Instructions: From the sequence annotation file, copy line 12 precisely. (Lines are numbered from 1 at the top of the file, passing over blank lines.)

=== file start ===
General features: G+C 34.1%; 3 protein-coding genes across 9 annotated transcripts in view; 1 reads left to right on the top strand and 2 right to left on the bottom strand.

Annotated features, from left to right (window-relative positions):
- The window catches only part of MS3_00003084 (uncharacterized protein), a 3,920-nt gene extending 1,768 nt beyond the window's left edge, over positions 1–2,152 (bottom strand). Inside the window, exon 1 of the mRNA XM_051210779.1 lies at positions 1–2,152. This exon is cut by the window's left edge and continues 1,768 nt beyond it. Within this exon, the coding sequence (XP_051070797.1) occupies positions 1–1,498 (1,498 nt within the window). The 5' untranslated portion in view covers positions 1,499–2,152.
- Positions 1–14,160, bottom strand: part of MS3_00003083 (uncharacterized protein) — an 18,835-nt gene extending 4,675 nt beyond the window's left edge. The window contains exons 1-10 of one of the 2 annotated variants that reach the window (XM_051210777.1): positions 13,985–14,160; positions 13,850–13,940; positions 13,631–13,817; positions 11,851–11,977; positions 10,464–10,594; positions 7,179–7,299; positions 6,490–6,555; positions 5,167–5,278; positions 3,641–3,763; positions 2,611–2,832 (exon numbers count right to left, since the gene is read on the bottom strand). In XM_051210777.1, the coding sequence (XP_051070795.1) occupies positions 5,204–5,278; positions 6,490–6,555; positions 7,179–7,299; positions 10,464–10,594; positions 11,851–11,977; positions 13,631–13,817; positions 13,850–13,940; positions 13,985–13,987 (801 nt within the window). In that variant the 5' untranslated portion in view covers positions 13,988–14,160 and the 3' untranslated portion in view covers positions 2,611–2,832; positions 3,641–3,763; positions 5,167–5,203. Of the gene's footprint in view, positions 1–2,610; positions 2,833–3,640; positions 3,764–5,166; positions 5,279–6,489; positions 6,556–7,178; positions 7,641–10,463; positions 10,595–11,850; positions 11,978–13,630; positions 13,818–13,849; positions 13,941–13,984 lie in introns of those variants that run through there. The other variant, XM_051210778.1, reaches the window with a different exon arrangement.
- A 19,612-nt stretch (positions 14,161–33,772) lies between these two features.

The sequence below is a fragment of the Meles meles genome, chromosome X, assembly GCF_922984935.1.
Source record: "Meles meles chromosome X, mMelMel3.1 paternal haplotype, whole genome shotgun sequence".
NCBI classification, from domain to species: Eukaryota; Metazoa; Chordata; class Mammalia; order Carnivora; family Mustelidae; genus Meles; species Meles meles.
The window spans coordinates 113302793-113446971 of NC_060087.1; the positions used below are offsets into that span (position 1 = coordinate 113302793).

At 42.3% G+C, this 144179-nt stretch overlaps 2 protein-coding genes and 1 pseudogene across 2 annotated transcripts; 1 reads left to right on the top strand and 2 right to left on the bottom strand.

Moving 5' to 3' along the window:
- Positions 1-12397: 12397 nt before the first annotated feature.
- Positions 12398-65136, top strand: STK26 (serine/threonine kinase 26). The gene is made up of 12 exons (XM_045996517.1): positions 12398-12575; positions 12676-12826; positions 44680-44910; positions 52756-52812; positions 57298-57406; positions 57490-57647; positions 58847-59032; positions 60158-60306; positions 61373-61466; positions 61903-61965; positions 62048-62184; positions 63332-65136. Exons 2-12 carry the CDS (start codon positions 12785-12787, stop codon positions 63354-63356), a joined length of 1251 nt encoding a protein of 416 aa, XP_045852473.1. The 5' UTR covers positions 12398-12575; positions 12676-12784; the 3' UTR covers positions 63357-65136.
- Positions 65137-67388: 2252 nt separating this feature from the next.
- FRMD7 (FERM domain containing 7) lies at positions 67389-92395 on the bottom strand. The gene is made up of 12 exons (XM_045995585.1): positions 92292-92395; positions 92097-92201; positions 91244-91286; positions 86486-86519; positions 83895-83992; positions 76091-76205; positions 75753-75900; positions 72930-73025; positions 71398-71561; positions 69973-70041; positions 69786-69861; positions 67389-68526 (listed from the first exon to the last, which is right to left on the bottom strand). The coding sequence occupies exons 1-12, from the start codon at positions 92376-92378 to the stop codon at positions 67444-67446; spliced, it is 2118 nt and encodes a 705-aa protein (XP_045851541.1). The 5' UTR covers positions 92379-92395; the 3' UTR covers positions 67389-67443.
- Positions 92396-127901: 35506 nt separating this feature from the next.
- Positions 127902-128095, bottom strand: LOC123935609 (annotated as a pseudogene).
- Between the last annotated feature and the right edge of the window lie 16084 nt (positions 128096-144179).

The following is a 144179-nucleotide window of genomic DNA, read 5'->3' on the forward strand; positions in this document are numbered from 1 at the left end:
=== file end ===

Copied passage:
- Positions 1-12397: 12397 nt before the first annotated feature.